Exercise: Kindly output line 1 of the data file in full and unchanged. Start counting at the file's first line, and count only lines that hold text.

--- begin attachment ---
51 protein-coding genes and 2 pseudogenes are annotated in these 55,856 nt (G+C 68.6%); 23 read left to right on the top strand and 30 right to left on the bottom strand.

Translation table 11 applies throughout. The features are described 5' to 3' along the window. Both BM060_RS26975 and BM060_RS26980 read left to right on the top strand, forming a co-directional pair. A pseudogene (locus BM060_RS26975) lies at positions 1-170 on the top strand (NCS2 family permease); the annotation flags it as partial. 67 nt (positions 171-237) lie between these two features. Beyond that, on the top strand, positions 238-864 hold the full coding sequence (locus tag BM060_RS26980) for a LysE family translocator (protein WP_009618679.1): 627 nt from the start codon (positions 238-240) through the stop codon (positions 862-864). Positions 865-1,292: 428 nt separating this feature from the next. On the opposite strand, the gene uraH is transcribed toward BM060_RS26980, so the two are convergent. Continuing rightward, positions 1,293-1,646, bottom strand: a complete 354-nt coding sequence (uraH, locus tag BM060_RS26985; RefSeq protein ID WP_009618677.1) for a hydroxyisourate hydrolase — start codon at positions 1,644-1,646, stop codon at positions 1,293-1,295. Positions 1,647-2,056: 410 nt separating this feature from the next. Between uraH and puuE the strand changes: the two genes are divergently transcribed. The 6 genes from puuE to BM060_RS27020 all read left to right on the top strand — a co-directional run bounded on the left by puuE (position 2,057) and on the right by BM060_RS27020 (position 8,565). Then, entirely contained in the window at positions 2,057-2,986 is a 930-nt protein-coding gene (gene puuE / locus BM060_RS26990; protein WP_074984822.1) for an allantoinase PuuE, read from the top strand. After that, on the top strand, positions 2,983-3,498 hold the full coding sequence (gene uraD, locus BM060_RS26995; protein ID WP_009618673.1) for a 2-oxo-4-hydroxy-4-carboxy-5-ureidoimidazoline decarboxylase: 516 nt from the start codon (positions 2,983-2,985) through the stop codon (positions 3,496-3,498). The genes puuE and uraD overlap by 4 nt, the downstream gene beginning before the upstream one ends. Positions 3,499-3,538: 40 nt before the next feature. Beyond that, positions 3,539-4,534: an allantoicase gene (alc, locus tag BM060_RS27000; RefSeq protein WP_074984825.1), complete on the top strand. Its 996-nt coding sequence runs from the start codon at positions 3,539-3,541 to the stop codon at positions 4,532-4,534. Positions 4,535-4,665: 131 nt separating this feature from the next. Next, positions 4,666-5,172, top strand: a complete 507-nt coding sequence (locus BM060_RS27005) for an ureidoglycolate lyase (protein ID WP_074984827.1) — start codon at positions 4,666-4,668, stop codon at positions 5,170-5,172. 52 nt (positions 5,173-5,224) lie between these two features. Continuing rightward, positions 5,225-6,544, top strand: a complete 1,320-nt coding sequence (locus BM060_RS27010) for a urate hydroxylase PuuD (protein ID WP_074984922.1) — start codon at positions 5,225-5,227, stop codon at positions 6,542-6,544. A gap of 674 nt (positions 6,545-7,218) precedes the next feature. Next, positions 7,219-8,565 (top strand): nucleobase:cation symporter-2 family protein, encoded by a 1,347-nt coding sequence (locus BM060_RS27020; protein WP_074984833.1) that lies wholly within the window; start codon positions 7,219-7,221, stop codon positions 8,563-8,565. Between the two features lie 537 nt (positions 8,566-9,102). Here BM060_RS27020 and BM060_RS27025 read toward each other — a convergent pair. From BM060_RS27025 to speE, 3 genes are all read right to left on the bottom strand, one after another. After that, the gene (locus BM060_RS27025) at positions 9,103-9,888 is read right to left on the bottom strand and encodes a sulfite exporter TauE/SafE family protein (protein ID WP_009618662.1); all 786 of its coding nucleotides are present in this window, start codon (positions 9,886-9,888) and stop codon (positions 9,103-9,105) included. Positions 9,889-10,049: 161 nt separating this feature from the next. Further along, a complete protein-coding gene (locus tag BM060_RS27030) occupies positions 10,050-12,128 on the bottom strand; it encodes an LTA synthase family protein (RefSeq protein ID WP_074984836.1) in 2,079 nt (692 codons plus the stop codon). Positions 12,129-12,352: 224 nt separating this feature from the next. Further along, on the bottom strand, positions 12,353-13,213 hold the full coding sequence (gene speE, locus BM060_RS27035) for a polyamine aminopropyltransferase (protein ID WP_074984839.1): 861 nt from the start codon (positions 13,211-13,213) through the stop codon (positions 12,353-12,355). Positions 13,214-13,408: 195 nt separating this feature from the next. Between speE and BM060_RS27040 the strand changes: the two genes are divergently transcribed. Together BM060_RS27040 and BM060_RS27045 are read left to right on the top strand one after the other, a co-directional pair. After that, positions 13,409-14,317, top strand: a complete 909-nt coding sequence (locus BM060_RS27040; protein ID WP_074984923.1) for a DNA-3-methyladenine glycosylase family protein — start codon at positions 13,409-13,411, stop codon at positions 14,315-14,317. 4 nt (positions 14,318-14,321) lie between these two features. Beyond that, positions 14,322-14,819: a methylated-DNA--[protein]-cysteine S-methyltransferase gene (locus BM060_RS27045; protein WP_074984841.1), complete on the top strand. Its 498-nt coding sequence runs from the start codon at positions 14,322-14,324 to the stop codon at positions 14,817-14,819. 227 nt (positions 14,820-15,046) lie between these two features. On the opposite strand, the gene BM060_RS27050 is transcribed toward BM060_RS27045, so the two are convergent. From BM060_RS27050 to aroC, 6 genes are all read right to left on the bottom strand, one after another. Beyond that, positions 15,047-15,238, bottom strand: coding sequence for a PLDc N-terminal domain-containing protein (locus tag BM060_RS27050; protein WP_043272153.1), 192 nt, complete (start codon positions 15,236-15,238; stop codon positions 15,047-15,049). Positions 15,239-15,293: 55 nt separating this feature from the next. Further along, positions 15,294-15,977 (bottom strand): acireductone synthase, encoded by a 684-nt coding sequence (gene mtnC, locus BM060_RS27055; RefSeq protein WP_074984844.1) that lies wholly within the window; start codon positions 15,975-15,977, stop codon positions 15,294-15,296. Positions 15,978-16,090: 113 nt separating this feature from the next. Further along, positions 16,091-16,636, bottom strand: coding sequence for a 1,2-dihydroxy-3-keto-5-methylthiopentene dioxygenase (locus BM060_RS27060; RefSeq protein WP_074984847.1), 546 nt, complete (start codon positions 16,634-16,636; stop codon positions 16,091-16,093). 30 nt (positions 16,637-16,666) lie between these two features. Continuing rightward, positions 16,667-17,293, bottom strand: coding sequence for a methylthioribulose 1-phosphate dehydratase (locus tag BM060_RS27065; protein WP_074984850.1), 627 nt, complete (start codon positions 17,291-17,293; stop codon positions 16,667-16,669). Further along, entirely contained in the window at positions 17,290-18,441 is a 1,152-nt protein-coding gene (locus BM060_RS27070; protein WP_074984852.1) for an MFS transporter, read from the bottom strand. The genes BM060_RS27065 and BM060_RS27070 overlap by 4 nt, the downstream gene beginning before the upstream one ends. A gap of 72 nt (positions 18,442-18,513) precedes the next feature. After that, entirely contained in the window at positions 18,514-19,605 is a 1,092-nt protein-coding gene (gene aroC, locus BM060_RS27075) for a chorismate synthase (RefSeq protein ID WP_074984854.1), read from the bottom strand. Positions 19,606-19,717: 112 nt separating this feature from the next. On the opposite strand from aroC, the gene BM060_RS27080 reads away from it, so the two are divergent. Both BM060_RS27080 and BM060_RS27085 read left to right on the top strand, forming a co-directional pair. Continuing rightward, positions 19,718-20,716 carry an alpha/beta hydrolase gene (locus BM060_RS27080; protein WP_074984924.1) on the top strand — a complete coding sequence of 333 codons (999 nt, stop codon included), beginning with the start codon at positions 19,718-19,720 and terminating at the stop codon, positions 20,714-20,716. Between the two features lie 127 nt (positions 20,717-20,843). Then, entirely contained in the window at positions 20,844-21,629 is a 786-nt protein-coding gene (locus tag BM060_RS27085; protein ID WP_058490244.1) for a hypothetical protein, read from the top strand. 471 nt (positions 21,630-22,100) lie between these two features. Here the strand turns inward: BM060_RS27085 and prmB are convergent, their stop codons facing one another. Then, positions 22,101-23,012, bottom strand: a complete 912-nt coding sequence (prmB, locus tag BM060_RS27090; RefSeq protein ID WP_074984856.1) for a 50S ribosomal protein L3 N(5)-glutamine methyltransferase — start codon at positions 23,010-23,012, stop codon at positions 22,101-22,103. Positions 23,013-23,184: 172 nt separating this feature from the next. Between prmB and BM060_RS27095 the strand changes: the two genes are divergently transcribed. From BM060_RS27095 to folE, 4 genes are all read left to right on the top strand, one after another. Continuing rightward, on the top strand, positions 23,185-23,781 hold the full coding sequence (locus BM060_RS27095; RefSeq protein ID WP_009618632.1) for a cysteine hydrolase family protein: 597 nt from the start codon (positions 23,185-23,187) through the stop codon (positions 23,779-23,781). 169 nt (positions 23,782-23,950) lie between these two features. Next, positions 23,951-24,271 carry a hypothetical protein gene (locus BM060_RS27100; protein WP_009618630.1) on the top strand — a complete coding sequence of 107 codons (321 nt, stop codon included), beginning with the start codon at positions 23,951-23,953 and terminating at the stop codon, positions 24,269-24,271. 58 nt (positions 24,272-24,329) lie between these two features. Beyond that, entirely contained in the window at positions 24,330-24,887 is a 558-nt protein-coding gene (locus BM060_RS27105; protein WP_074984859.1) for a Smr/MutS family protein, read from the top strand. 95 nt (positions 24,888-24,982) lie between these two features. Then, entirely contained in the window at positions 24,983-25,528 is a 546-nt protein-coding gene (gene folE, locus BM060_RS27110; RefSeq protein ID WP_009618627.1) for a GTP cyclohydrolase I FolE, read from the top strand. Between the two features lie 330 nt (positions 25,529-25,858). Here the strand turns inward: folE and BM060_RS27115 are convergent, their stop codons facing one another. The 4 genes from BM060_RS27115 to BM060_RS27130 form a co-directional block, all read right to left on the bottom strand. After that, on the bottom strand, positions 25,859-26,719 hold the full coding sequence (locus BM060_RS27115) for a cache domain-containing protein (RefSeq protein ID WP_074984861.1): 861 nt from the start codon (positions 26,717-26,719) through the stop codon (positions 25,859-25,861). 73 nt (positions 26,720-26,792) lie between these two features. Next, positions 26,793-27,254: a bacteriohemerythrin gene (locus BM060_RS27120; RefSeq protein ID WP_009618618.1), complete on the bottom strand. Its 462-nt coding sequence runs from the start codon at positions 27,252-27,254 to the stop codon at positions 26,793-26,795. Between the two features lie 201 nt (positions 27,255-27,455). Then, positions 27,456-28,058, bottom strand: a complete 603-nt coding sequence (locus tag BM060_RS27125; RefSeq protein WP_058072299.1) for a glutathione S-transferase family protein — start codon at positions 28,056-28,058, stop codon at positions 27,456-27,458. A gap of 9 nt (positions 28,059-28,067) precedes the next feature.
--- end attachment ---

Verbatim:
51 protein-coding genes and 2 pseudogenes are annotated in these 55,856 nt (G+C 68.6%); 23 read left to right on the top strand and 30 right to left on the bottom strand.